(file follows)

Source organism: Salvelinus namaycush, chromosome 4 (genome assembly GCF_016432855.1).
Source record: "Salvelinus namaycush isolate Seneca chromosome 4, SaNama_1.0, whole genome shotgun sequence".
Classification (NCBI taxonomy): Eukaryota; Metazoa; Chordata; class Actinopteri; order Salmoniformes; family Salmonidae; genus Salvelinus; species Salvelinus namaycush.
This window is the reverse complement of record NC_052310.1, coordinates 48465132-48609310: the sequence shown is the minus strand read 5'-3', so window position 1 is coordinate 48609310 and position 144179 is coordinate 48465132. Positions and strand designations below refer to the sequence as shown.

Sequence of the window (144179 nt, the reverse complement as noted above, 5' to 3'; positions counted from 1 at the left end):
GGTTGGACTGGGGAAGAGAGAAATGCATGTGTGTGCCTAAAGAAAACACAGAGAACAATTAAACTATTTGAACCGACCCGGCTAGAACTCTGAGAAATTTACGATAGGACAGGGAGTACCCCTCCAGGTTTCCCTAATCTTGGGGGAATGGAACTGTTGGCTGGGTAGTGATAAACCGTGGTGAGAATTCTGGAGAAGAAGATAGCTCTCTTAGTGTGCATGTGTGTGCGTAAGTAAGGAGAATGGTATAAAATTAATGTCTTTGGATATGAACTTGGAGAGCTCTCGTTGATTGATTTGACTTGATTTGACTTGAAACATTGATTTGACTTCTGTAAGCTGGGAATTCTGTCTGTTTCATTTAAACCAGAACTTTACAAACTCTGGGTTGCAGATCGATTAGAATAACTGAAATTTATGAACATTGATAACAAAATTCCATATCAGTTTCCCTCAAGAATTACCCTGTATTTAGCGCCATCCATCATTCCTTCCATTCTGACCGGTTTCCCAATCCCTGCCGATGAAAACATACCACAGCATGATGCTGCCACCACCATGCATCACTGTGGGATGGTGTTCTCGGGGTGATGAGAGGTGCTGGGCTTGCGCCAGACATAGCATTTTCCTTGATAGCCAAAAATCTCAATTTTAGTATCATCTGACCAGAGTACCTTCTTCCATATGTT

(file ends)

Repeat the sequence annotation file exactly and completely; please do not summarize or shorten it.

Source organism: Salvelinus namaycush, chromosome 4 (genome assembly GCF_016432855.1).
Source record: "Salvelinus namaycush isolate Seneca chromosome 4, SaNama_1.0, whole genome shotgun sequence".
Classification (NCBI taxonomy): Eukaryota; Metazoa; Chordata; class Actinopteri; order Salmoniformes; family Salmonidae; genus Salvelinus; species Salvelinus namaycush.
This window is the reverse complement of record NC_052310.1, coordinates 48465132-48609310: the sequence shown is the minus strand read 5'-3', so window position 1 is coordinate 48609310 and position 144179 is coordinate 48465132. Positions and strand designations below refer to the sequence as shown.

Sequence of the window (144179 nt, the reverse complement as noted above, 5' to 3'; positions counted from 1 at the left end):
GGTTGGACTGGGGAAGAGAGAAATGCATGTGTGTGCCTAAAGAAAACACAGAGAACAATTAAACTATTTGAACCGACCCGGCTAGAACTCTGAGAAATTTACGATAGGACAGGGAGTACCCCTCCAGGTTTCCCTAATCTTGGGGGAATGGAACTGTTGGCTGGGTAGTGATAAACCGTGGTGAGAATTCTGGAGAAGAAGATAGCTCTCTTAGTGTGCATGTGTGTGCGTAAGTAAGGAGAATGGTATAAAATTAATGTCTTTGGATATGAACTTGGAGAGCTCTCGTTGATTGATTTGACTTGATTTGACTTGAAACATTGATTTGACTTCTGTAAGCTGGGAATTCTGTCTGTTTCATTTAAACCAGAACTTTACAAACTCTGGGTTGCAGATCGATTAGAATAACTGAAATTTATGAACATTGATAACAAAATTCCATATCAGTTTCCCTCAAGAATTACCCTGTATTTAGCGCCATCCATCATTCCTTCCATTCTGACCGGTTTCCCAATCCCTGCCGATGAAAACATACCACAGCATGATGCTGCCACCACCATGCATCACTGTGGGATGGTGTTCTCGGGGTGATGAGAGGTGCTGGGCTTGCGCCAGACATAGCATTTTCCTTGATAGCCAAAAATCTCAATTTTAGTATCATCTGACCAGAGTACCTTCTTCCATATGTT